When I'm at the final stage of preparation, practicing my presentation, I like to take a day off in between practices to let the content and chronology settle into my brain and embed itself into my memory.
I always felt intuitively that this rest period helped me retain the information better, and now I find that there's research to back up this practice!
There is still not a complete understanding of how our bodies benefit from sleep, but recently there have been more studies confirming that sleep improves the brain's ability to organize and retain different kinds of information.
Here's a quote from one article I read:
"Researchers have uncovered new evidence that sleep improves the brain’s ability to remember information. Their findings demonstrate that memories of recently learned word pairs are improved if sleep intervenes between learning and testing and that this benefit is most pronounced when memory is challenged by competing information.
. . . This work clarifies and extends previous study of sleep and memory by demonstrating that sleep does not just passively and transiently protect memories; rather, sleep plays an active role in memory consolidation."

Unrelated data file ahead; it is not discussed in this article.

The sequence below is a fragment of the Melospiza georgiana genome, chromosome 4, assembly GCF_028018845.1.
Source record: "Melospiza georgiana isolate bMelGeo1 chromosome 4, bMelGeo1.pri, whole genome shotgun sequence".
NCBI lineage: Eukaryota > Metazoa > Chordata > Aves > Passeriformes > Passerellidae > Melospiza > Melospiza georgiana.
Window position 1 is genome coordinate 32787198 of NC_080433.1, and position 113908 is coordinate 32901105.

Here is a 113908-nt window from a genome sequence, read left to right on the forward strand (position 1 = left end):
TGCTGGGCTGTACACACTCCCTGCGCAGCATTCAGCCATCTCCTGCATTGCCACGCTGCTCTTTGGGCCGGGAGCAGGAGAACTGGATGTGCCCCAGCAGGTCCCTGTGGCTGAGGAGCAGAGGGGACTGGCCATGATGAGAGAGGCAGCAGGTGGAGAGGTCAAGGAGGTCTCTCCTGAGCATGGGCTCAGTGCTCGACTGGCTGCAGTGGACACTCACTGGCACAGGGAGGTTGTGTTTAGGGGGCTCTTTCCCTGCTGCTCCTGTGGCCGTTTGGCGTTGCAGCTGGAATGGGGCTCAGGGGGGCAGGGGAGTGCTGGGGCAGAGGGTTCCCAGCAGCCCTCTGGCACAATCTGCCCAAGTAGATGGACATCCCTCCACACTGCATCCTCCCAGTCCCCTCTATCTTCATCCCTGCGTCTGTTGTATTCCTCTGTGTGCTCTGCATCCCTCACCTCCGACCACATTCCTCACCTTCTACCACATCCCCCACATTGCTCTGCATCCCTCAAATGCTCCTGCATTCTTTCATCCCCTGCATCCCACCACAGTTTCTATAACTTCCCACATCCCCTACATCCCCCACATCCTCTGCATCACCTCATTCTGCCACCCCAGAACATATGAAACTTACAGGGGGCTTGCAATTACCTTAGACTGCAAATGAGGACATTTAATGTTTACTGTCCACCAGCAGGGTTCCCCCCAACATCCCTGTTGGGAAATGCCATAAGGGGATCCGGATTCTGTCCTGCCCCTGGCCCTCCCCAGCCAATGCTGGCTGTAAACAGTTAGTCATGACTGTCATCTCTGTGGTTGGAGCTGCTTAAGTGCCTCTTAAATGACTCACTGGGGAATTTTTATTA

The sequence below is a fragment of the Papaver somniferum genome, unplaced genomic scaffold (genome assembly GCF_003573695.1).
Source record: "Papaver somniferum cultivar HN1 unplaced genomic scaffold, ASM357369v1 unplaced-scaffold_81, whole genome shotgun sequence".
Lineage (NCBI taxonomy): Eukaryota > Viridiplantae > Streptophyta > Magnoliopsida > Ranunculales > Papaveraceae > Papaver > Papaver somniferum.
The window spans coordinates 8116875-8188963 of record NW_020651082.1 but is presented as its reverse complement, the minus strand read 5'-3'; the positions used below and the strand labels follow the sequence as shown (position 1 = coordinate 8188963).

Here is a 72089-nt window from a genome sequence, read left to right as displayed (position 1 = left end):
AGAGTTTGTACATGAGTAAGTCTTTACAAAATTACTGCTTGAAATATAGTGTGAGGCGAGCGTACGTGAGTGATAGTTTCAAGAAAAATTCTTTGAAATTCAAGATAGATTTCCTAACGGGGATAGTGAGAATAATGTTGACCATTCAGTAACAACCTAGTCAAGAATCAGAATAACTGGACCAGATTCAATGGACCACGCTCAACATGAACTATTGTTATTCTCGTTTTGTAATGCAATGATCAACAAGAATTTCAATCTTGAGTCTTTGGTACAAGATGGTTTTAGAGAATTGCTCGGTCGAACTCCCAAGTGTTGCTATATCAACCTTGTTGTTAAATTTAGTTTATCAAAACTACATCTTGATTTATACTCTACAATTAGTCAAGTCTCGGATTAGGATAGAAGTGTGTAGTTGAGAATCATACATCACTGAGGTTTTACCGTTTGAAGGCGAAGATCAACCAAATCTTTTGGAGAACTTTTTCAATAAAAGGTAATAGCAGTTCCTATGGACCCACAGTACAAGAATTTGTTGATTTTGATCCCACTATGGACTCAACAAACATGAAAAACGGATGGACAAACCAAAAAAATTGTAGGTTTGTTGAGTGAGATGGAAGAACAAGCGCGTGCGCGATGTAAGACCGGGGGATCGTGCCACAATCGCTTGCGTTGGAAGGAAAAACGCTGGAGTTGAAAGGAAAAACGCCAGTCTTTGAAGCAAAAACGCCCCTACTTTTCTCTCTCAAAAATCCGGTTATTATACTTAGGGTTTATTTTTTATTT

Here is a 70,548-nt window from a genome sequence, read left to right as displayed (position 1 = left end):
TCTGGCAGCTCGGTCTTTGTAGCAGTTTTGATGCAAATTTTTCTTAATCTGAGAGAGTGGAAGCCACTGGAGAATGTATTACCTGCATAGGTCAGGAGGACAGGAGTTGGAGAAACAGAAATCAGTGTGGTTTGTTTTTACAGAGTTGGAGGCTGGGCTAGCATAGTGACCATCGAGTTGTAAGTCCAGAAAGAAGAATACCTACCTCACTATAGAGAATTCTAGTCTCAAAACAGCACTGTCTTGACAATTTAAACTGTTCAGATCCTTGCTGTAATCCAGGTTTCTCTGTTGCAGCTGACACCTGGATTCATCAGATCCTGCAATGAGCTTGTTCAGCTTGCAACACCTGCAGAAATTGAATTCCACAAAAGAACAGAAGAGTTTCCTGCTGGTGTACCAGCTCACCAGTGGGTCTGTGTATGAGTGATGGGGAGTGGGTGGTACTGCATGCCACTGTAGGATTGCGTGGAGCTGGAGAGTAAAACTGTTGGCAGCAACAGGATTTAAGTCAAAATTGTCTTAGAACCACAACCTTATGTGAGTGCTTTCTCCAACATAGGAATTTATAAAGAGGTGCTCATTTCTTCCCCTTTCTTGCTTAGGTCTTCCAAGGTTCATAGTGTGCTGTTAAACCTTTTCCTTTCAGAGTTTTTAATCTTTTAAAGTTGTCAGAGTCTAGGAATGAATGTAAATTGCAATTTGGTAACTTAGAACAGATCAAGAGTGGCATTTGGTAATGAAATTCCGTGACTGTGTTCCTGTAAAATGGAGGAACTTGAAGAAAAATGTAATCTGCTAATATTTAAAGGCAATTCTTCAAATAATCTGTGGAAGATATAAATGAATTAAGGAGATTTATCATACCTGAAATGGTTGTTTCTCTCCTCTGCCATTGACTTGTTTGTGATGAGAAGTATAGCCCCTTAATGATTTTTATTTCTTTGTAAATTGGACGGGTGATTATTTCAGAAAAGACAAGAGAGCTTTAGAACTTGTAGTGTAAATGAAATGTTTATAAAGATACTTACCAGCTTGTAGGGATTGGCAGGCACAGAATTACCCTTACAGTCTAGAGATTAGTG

This article talks about how different stages of sleep preserve different types of memories:
"Sleep apparently rearranges memory within the brain. 'We presume that it's organized into a more efficient storage location,' Walker says. 'That means you can recollect that information the next day much better than the day before.'
Sleep has this effect only on procedural memories, that is, memories associated with a physical procedure such as playing a piano or riding a bike. These memories are normally used without conscious effort for motor skills that can't readily be described in words. Furthermore, it's only light dreamless sleep that works this magic.
By contrast, deep dreamless sleep consolidates, or crystallizes into long-term memories, newly formed declarative or episodic memories, such as what you had for dinner yesterday or the fact that Paris is the capital of France. Sleep stabilizes these memories and prevents them from decaying over time."
This is just one more reason not to wing it, and to give yourself plenty of time to practice, so you can have "off" days and enough sleep to let your presentation sink into your memory.
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